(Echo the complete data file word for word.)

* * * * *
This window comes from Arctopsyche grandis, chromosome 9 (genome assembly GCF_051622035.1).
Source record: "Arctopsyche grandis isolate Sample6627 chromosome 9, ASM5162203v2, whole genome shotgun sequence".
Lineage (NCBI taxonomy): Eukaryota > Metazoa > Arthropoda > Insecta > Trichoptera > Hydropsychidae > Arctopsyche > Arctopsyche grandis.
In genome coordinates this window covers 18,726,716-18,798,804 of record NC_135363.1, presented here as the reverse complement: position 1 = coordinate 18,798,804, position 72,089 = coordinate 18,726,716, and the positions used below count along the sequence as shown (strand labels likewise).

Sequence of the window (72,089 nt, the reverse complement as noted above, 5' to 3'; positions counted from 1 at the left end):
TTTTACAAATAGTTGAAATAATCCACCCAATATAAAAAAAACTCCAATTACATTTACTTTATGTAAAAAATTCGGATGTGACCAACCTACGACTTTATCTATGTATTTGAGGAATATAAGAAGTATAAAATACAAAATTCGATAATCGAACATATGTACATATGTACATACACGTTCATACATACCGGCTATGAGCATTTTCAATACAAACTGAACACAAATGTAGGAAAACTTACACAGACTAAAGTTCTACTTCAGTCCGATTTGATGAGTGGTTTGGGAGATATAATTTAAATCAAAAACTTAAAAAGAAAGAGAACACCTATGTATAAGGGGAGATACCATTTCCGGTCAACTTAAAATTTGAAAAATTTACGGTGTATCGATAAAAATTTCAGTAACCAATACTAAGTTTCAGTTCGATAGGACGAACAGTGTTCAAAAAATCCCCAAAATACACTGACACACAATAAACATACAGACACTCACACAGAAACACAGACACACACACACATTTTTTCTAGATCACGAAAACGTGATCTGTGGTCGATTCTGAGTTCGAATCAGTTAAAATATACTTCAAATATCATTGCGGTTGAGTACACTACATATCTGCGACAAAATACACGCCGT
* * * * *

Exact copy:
This window comes from Arctopsyche grandis, chromosome 9 (genome assembly GCF_051622035.1).
Source record: "Arctopsyche grandis isolate Sample6627 chromosome 9, ASM5162203v2, whole genome shotgun sequence".
Lineage (NCBI taxonomy): Eukaryota > Metazoa > Arthropoda > Insecta > Trichoptera > Hydropsychidae > Arctopsyche > Arctopsyche grandis.
In genome coordinates this window covers 18,726,716-18,798,804 of record NC_135363.1, presented here as the reverse complement: position 1 = coordinate 18,798,804, position 72,089 = coordinate 18,726,716, and the positions used below count along the sequence as shown (strand labels likewise).

Sequence of the window (72,089 nt, the reverse complement as noted above, 5' to 3'; positions counted from 1 at the left end):
TTTTACAAATAGTTGAAATAATCCACCCAATATAAAAAAAACTCCAATTACATTTACTTTATGTAAAAAATTCGGATGTGACCAACCTACGACTTTATCTATGTATTTGAGGAATATAAGAAGTATAAAATACAAAATTCGATAATCGAACATATGTACATATGTACATACACGTTCATACATACCGGCTATGAGCATTTTCAATACAAACTGAACACAAATGTAGGAAAACTTACACAGACTAAAGTTCTACTTCAGTCCGATTTGATGAGTGGTTTGGGAGATATAATTTAAATCAAAAACTTAAAAAGAAAGAGAACACCTATGTATAAGGGGAGATACCATTTCCGGTCAACTTAAAATTTGAAAAATTTACGGTGTATCGATAAAAATTTCAGTAACCAATACTAAGTTTCAGTTCGATAGGACGAACAGTGTTCAAAAAATCCCCAAAATACACTGACACACAATAAACATACAGACACTCACACAGAAACACAGACACACACACACATTTTTTCTAGATCACGAAAACGTGATCTGTGGTCGATTCTGAGTTCGAATCAGTTAAAATATACTTCAAATATCATTGCGGTTGAGTACACTACATATCTGCGACAAAATACACGCCGT